“Terror?” Intersection for the Arts Program Director Kevin B. Chen sorted through 1,600 responses to the call for this show to pick the 360 entries (each smaller than 8 1/2 by 11 inches) that line the gallery walls. More than 200 artists from 15 states and 20 countries submitted work, which includes photographs, prints, drawings, relief sculptures, stamps, Braille embossings, embroidery on handmade paper, Band-Aids, and found objects. Terror is everywhere, and there are as many versions of it in this high-octane show as there are contributors. Some pieces focus on private fears: not knowing the language, losing one’s sanity and being institutionalized, being raped or beaten, growing old alone and dying. Others express political fears. A contact sheet of “surveillance portraits” highlights issues of privacy invasion and loss of civil rights. Global violence provides a subject for haunting images from Spain, Haiti, Lebanon, Uganda, and Vietnam. There is a difference between depictions of the terror you imagine and the terror you know firsthand; the evidence here proves that these artists know what they’re talking about. The fear-mongers are represented as well: Bush and company decode color alerts and cover their “butt[on]s” as one artist raids the sewing kit and the toy box. Artists from Yogyakarta, Indonesia, contribute sharp and memorable graphic images. The exhibition is a slide show of snapshots, its cumulative effect more personal and powerful than the evening news. What causes terror? There’s no easy answer to the question, but many works in this show are successful at evoking what it feels like to be overwhelmingly afraid. Through Nov. 11 at Intersection for the Arts, 446 Valencia (at 15th St.), S.F. Admission is free; call 626-2787 or visit www.theintersection.org. (Lea Feinstein) Reviewed Oct. 25.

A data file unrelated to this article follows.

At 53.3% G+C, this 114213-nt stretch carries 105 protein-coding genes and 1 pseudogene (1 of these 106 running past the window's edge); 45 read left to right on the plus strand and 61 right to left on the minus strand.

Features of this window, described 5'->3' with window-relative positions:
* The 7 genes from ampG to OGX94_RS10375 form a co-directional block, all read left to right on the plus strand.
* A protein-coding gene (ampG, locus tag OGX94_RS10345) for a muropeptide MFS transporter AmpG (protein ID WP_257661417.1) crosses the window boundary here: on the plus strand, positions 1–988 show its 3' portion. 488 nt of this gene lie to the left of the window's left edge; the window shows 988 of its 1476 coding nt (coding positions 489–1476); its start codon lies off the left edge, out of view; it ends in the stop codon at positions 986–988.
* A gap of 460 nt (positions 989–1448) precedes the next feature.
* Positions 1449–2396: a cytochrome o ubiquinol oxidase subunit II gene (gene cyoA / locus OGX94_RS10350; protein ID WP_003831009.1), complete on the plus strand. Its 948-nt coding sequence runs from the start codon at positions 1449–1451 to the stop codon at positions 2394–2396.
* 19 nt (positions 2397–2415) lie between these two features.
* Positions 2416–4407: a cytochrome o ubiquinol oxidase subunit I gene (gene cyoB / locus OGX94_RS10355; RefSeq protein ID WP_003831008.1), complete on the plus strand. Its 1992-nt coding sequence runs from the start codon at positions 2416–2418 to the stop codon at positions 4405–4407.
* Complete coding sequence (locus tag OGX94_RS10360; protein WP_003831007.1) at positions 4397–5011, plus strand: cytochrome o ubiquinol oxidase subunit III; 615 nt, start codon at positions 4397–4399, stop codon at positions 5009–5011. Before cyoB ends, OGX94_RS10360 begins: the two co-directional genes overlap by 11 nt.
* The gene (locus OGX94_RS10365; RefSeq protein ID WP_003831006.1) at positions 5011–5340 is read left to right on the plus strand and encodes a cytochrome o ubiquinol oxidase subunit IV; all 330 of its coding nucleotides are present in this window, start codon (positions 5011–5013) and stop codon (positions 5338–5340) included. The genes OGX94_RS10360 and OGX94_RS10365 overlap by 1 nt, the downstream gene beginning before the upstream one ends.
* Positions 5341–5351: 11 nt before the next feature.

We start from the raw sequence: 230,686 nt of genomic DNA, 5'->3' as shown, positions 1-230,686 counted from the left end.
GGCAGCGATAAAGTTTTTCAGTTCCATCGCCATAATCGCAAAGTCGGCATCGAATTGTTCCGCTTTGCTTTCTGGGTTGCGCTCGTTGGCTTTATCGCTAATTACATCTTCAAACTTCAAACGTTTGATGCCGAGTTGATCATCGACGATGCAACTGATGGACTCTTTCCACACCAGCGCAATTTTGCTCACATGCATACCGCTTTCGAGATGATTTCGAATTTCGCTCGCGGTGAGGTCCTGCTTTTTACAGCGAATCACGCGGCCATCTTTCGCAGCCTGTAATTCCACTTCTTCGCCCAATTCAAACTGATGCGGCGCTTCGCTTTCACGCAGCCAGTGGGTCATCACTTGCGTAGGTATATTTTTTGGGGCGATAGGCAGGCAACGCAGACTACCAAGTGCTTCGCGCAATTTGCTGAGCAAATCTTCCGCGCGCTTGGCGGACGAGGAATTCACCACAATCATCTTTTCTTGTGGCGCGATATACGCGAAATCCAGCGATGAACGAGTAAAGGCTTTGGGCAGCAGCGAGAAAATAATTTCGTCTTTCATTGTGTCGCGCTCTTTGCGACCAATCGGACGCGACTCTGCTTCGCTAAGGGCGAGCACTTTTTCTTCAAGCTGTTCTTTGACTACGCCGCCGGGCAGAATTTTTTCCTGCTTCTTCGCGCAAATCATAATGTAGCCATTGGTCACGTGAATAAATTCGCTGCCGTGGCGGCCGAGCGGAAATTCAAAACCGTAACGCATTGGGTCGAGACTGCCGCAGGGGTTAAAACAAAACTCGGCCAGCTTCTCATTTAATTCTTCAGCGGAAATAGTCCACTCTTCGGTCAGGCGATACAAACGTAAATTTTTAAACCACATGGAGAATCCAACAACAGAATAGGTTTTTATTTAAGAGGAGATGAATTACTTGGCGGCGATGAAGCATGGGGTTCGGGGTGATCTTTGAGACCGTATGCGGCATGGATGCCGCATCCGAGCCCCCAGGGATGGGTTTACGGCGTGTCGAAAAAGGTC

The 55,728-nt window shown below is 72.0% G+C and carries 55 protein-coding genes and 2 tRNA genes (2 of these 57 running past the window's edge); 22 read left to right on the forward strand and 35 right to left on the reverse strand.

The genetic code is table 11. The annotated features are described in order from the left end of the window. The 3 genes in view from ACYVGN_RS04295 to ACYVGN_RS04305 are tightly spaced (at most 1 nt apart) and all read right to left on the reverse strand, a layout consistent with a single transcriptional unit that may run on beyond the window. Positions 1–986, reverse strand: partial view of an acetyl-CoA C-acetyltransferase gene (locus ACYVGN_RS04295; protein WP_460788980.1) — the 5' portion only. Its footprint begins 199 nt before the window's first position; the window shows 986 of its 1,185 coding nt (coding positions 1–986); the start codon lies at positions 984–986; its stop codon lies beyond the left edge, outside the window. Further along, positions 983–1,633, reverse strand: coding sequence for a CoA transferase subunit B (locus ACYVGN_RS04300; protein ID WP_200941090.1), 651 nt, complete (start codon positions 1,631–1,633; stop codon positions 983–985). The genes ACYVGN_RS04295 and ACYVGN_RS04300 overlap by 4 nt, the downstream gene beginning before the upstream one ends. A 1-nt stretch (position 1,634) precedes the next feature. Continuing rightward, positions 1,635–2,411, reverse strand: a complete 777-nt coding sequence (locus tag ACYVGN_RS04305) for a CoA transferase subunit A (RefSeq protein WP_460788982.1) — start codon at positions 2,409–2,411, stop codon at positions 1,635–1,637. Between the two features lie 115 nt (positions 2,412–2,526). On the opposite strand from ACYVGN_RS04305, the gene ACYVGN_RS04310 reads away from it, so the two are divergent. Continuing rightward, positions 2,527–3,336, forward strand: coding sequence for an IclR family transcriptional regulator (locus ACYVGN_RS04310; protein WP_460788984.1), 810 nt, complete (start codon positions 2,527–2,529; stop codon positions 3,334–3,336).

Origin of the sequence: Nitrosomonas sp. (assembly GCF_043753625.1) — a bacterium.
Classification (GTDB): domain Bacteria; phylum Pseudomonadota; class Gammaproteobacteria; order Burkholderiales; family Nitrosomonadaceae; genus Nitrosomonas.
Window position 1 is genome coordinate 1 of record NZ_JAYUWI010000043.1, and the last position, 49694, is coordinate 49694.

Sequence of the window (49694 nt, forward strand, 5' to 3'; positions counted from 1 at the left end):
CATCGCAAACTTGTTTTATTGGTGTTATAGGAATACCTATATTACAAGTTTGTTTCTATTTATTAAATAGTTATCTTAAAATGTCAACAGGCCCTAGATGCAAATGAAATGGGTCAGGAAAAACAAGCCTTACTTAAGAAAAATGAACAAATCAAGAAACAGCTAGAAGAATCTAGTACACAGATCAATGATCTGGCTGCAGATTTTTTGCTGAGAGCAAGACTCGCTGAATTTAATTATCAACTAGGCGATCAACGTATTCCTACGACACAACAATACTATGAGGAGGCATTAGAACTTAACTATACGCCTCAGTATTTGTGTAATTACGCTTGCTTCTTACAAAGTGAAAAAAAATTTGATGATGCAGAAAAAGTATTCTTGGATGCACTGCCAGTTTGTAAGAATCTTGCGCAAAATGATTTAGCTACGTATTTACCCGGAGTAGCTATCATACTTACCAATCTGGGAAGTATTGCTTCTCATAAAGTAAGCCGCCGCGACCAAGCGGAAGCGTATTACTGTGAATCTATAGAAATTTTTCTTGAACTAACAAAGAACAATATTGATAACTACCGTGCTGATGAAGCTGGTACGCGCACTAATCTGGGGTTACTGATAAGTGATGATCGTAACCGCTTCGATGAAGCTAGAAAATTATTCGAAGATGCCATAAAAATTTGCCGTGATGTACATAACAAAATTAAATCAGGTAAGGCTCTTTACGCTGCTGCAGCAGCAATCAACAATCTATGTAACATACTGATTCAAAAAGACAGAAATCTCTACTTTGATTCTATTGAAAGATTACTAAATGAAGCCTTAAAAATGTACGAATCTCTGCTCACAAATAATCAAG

"Who's Afraid of San Francisco?" While we're busy spearheading social change, San Franciscans are also (perhaps without realizing it) manufacturing national anxiety. This exhibition peers behind the city's liberal gestalt to explore how our support for gay marriage, the anti-war movement, and medical marijuana, as well as the supposedly looming "Big One" earthquake, inform the rest of the country's perceptions and fears about the Bay Area. The 20 featured artists include Enrique Chagoya, who weds pre-Columbian symbolism to American pop culture in massive works like Adventures of a Minimalist Cannibal, a guerrilla take on Ellsworth Kelly's celebrated color paintings that looks wryly upon the immigration debate. Frederick Loomis' prophetic, William Blake-esque pencil drawings delve into Judeo-Christianity and Space Age mysticism; Rodney Ewing's celebratory painting A Change Is Gonna Come envisions social change as a giant tsunami that, despite all those harbingers of dread, carries the fearless safely to shore. Through Nov. 16 at Frey Norris Gallery, 456 Geary (at Taylor), S.F. Admission is free; call 346-7812 or visit www.freynorris.com. (Nirmala Nataraj) Reviewed Oct. 4.